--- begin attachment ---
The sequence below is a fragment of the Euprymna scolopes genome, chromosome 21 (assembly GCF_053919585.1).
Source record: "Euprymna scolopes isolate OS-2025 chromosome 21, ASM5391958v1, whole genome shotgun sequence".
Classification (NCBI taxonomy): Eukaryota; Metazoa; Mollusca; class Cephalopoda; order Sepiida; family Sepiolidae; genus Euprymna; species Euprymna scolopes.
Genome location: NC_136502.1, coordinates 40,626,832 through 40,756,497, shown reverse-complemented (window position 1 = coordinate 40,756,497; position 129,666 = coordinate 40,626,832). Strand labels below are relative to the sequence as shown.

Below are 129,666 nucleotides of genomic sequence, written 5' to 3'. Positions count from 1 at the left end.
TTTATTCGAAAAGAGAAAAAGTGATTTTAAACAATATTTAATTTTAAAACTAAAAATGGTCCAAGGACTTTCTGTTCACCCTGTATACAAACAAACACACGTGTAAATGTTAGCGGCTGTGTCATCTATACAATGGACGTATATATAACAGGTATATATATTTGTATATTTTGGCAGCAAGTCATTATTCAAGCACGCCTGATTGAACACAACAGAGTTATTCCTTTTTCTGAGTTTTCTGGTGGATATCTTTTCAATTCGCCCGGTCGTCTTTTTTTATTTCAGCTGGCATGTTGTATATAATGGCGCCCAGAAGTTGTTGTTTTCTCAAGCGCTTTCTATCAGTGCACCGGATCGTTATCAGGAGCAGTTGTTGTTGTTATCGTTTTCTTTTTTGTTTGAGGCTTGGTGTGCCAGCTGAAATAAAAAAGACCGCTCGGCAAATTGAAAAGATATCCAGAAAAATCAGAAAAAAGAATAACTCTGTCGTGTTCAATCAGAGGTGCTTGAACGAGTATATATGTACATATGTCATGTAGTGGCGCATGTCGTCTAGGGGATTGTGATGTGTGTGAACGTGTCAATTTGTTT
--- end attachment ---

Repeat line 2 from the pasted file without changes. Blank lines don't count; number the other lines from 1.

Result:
Source record: "Euprymna scolopes isolate OS-2025 chromosome 21, ASM5391958v1, whole genome shotgun sequence".